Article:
Is it safe to continue to process stainless steel surgical instruments until functionality is compromised?

A/Prof Karen Vickery1, Sister Dayane  Costa1, Dr Anaclara Tipple2, Dr Lillian Lopes2, Dr Honghua Hu1

1Macquarie University, North Ryde, Australia,

2Federal University of Goias, Goias, Brazil



Stainless steel surgical instruments are often re-used and processed until a loss of functionality occurs. We aimed to determine the effect of multiple use and processing cycles on instrument quality over the life of stainless steel surgical instruments.


Cleaned and steam sterilised surgical instruments discarded from Australian hospitals, due to loss of functionality (n=23), were assessed for contaminating protein and bacteria using the bicinchoninic acid protein assay and standard plate culture respectively. The presence of biofilm and instrument damage were visually assessed using scanning electron microscopy (SEM). Instruments were categorised into hinged/serrated, lumened, flexible and irregular surfaced according to their design. New orthopaedic screws that had been processed multiple times were also assessed.


Protein contamination ranged from 24 µg on the new screw to 3,756,046 µg contaminating a forceps. The more complex the instrument design the higher the protein contamination. All samples were culture negative however, biofilm was visually confirmed on 4/8 instruments tested using SEM. SEM also detected soil, holes or black stains on all the instruments.


All instruments examined following loss of functionality, were contaminated with high amounts of protein and microscopy revealed the presence of soil, structural damage and biofilm. Any soil can adversely impact sterilisation, and along with instrument damage impacts the ability to thoroughly clean instruments, highlighting the possible risk in using multiply processed instruments. While less affected, new but multiply processed screws showed soil and biofilm contamination suggesting that screws should be individually packed.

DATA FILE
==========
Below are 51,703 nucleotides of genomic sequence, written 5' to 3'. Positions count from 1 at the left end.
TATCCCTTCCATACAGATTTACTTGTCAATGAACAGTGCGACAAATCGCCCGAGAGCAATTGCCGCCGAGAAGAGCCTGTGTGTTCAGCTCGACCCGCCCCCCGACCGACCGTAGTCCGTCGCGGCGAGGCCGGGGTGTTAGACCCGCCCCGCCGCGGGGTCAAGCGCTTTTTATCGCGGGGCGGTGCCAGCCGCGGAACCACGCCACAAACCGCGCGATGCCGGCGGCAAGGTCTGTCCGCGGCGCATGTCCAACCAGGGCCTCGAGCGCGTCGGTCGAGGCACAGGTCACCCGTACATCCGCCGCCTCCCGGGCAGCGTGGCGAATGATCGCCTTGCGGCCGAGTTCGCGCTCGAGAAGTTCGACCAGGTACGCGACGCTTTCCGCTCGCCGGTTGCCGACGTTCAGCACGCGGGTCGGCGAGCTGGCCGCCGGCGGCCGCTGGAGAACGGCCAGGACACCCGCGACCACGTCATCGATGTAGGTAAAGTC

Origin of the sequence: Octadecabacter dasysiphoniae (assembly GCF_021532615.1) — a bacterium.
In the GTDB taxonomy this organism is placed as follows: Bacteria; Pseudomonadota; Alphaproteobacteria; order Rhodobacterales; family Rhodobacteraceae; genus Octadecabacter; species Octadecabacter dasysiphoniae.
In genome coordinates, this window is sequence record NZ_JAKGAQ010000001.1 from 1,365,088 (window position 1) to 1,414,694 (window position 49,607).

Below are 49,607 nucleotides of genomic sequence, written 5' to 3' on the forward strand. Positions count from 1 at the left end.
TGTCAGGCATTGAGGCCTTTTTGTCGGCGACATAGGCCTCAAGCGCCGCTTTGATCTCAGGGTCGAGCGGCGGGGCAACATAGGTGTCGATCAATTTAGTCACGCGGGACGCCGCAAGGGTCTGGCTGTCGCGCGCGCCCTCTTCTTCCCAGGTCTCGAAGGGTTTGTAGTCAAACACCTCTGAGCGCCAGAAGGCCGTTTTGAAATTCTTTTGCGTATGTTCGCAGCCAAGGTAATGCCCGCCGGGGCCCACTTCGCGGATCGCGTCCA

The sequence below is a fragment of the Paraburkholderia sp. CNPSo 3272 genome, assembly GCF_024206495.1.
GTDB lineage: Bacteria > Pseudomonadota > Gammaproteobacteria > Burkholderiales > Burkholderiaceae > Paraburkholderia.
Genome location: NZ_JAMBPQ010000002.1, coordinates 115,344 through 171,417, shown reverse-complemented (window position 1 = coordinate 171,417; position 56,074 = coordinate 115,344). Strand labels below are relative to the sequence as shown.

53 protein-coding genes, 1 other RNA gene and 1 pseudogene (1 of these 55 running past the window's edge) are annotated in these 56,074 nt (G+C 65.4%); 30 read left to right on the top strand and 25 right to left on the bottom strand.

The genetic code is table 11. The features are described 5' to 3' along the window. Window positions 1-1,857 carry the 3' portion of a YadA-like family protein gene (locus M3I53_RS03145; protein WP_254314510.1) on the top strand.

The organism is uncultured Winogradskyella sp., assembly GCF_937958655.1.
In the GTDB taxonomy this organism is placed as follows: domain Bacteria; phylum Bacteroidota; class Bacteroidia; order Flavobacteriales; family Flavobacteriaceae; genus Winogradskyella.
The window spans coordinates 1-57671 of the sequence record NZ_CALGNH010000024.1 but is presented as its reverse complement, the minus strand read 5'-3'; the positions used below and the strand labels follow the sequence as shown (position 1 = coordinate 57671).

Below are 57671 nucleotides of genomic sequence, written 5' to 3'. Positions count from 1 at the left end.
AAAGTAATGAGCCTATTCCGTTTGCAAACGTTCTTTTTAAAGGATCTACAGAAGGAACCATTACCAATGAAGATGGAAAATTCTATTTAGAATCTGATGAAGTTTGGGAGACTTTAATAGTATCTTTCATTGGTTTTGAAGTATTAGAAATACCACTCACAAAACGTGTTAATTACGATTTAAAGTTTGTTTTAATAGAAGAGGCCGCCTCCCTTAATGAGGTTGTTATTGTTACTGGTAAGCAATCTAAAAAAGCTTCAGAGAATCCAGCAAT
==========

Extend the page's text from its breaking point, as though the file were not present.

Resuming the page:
A/Professor Vickery is Scientific Director of the Surgical Infection Research Group, and Vice-Chancellor Innovation Fellow at the Faculty of Medicine and Health Sciences, Macquarie University. She has been at the forefront of research into detecting biofilm associated with medical implants, equipment and environmental surfaces. Her research aims to prevent healthcare associated infections by focusing on both surgical strategies for preventing biofilm infection of medical implants, treating biofilm infections of chronic wounds and strategies that improve instrument and environmental decontamination. She has served on expert advisory committees for the Australian Therapeutic Goods Administration (TGA), GENCA and Standards Australia.

Recent Comments